Montag, 09.12.2019 06:37 Uhr

Publishers woo Youngsters, target Influencers

Verantwortlicher Autor: Jochen Raffelberg Frankfurt, 04.02.2019, 15:17 Uhr
Nachricht/Bericht: +++ Mixed News +++ Bericht 4887x gelesen

Frankfurt [ENA] International media in June will discuss new concepts on reclaiming the younger generation for quality journalism, strengthening women’s role in media, stemming the impact of influencers and presenting digital revenue models. The World Association of Newspapers and News Publishers (WAN-IFRA) said today at their forthcoming meeting they would scrutinize “the gap between news brands and audiences.”

The news leaders said in a statement announcing the combined 71st World News Media Congress 2019, the 26th World Editors Forum and 3rd Women in News Summit in Glasgow from June 01-03, growing evidence suggested that young adults failed to “understand our mission.” WAN-IFRA also asked: “We have always focused on producing and delivering quality journalism at an affordable cost. What if, for the younger generation, this is no longer enough?” WMNC.19 would examine the many ways to reconnect newsbrands with the people that will influence future societies. The meeting brings together publishers and owners of newspapers and connects editorial executives on issues that matter for the future of independent and free news publishing.

The Women in News (WIN) Summit is a gathering to support WAN-IFRA’s initiative to increase women’s leadership and voices in news through capacity building, training and advocacy. Key topics at the Scottish conference include niche reporting, which faced an overwhelming volume of scientific data and papers but also unsubstantiated opinion and an ever-growing number of “influencers”. Delegates will also learn about new income from digital sources as revenue from advertising keeps plummeting. WAN-IFRA will examine publications putting content behind paywalls: Wired, The New Statesman, Vanity Fair, New York magazine and Bloomberg, all announcing paid-content initiatives; BuzzFeed started a quasi-membership program for readers at $5/month.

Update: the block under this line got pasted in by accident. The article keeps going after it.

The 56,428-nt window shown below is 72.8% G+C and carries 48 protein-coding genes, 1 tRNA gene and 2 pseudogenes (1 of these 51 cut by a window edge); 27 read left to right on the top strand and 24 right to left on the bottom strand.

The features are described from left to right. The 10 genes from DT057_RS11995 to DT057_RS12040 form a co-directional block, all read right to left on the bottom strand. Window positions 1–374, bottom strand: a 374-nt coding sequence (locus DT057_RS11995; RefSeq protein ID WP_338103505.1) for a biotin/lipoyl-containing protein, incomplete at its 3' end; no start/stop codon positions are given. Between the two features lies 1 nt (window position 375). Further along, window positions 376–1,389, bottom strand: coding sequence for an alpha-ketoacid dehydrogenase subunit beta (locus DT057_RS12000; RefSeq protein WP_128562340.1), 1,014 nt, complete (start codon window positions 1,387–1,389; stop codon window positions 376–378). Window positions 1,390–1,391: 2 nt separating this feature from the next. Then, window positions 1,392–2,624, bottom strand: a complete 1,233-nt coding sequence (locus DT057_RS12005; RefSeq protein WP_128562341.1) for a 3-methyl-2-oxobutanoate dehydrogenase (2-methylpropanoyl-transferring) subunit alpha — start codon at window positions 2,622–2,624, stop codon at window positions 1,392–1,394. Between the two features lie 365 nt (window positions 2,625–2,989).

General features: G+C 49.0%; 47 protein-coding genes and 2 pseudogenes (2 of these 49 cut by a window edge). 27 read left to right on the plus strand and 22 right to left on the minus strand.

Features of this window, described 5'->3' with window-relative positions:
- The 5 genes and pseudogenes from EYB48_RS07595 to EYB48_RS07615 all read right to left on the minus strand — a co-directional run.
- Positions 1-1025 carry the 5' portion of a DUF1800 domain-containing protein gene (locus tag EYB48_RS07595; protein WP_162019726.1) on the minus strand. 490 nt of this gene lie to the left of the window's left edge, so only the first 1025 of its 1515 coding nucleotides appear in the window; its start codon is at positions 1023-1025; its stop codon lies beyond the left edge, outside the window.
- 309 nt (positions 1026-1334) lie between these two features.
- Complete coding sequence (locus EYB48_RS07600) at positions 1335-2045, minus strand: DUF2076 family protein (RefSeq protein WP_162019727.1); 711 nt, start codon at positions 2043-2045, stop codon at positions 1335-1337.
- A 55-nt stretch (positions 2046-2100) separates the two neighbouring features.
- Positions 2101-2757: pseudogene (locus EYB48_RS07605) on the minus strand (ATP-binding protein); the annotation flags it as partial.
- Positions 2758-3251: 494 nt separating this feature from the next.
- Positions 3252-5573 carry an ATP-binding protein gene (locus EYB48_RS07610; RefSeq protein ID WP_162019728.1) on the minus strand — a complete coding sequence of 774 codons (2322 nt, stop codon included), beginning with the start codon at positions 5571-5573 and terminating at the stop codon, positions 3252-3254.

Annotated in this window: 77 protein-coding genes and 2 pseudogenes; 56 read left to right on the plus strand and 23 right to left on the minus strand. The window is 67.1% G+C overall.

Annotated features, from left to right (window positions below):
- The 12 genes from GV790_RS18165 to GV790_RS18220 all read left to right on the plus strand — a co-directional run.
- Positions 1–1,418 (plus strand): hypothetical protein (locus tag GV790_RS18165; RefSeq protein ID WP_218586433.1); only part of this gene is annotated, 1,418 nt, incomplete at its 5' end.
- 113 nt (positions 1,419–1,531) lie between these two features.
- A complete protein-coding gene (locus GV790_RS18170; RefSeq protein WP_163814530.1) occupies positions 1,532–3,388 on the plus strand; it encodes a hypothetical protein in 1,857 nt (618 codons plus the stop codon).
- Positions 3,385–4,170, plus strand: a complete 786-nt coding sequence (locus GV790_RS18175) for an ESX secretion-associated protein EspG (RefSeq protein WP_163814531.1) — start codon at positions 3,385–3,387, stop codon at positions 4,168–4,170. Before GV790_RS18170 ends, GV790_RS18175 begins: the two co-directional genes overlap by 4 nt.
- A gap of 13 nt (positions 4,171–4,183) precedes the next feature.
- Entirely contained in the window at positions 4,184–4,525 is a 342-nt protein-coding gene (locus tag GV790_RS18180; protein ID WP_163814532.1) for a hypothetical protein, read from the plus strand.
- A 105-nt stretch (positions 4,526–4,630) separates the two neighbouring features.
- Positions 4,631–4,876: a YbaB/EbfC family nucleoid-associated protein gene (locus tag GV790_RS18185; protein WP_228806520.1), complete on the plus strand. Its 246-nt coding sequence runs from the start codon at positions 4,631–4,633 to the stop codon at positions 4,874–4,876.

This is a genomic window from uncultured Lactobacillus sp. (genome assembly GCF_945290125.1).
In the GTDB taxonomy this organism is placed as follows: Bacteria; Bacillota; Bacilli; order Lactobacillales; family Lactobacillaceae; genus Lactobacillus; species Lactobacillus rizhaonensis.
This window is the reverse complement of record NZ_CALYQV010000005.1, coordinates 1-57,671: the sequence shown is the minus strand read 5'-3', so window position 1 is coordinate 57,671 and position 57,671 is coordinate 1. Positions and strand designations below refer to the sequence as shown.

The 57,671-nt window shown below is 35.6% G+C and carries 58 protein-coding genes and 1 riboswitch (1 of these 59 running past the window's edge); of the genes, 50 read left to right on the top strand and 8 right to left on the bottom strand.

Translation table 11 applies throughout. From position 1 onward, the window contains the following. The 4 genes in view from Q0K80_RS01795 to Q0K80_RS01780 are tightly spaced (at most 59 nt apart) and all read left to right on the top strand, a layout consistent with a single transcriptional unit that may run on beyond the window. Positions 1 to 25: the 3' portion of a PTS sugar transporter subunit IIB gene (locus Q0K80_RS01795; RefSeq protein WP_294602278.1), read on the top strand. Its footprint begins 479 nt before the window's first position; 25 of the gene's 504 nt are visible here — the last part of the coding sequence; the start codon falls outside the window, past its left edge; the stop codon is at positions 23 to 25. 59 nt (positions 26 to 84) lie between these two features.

Additionally the permanence of blockchain-based publishing – the fact that a piece of content, once published, cannot be modified or deleted – makes it attractive to investigative reporting sites and anyone else who is subject to censorship, hacking, or cyberattack. According to WAN-IFRA it has value as a tool for preventing governmental or corporate interference in publishing. Blockchain also is seen as having potential to help publishers realize their old dream of micropayments for content. Glasgow is a significant center for media and home to the headquarters of BBC Scotland, STV and major press titles including The Herald, The Daily Record, The Scottish Sun and Scottish Daily Mail.

With formal representative status at the United Nations, UNESCO and the Council of Europe, WAN-IFRA says it derives its authority from its global network of leading news publishing companies and technology entrepreneurs, and its legitimacy from its 80 national association members representing 18,000 publications in 120 countries. The Frankfurt-based non-profit and non-governmental organization also represents 12 news agencies, ten regional press organizations, and many individual newspaper executives.

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